The project partners are taking on complementary work packages: The DZNE focuses on the control programs for the brain scanners - also called "MRI sequences" -, the Norwegian University of Science and Technology in Trondheim and Bilkent University in Ankara contribute know-how on the pTx methodology, and experts from the University of Liège will develop software for data analysis.
"Ultimately, we want to generate metrics that can be used to quantify pathological brain changes with numerical values. We talk about quantitative biomarkers here," says Stöcker. "We are aiming for a resolution of half a millimeter - in all three dimensions. The tissue volumes we image in this way would be almost ten times smaller than what is currently standard in MRI brain images. Thus, we could capture finer details." The aim is not just to measure the extents of brain structures. The researchers also want to precisely determine tissue properties - such as water transport capacity, water content and other parameters - as well as blood flow through fine vessels. All these parameters provide information about the condition of the brain.
The MRI procedures optimized in this way will be used in a clinical study involving individuals with a genetic mutation leading to spinocerebellar ataxia. This will happen in Bonn and at four other European sites. The spinocerebellar ataxias (SCAs) are a group of rare neurological inherited disorders that affect balance, motor coordination and speech. In patients with the disease, brain changes occur that are predominantly found in the cerebellum and brain stem. To date, there are no effective therapies.
"Interventional trials against several types of SCA are in preparation," says Prof. Thomas Klockgether, Director of Clinical Research at DZNE, who leads the clinical work package of SCAIFIELD. "Thus, there is an urgent need for highly sensitive biomarkers that are able to detect subtle brain changes and measure treatment effects. With SCAIFIELD we aim to identify new imaging biomarkers that can detect early disease manifestation, monitor progression, and serve as outcome measures for future therapeutic and preventive trials in SCA. Clinical research into other brain diseases could also benefit from the methods emerging from the project."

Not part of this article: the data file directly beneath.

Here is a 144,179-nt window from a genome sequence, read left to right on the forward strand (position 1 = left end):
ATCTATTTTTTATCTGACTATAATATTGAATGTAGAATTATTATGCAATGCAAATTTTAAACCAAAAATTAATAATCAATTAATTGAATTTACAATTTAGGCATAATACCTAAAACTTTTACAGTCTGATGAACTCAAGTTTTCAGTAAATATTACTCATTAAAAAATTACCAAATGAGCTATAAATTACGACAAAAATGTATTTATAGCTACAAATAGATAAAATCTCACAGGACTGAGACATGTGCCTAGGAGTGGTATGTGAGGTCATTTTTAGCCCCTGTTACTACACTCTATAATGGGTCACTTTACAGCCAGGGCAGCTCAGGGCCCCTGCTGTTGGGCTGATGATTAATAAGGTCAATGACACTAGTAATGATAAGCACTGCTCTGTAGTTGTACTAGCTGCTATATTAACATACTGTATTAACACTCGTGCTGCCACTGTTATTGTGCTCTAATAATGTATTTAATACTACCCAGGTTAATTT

Clinical investigations will start in the second year of the project and will go hand in hand with method development. The patient organization "Euro-ataxia" is actively involved in SCAIFIELD, supporting the consortium regarding patient information and communication activities and contributing the perspective of individuals with SCA and their families.
About „EU Joint Programme - Neurodegenerative Disease Research (JPND)"
SCAIFIELD is supported in Germany through the Federal Ministry of Education and Research (BMBF) under the aegis of the "EU Joint Programme - Neurodegenerative Disease Research (JPND)". JPND is the largest global research initiative aimed at tackling the challenge of neurodegenerative diseases. JPND aims to increase coordinated investment between participating countries in research aimed at finding causes, developing cures, and identifying appropriate ways to care for those with neurodegenerative diseases - http://www.neurodegenerationresearch.eu
About Deutsches Zentrum für Neurodegenerative Erkrankungen, DZNE(German Center for Neurodegenerative Diseases)
The DZNE is a research center that addresses all aspects of neurodegenerative diseases (such as Alzheimer's, Parkinson's and Amyotrophic lateral sclerosis) in order to develop novel approaches of prevention, treatment, and health care. It is comprised of ten sites across Germany and cooperates closely with universities, university hospitals, and other research institutions on a national and international level. The DZNE is publicly funded and a member of the Helmholtz Association of German Research Centers. Website: http://www.dzne.de/en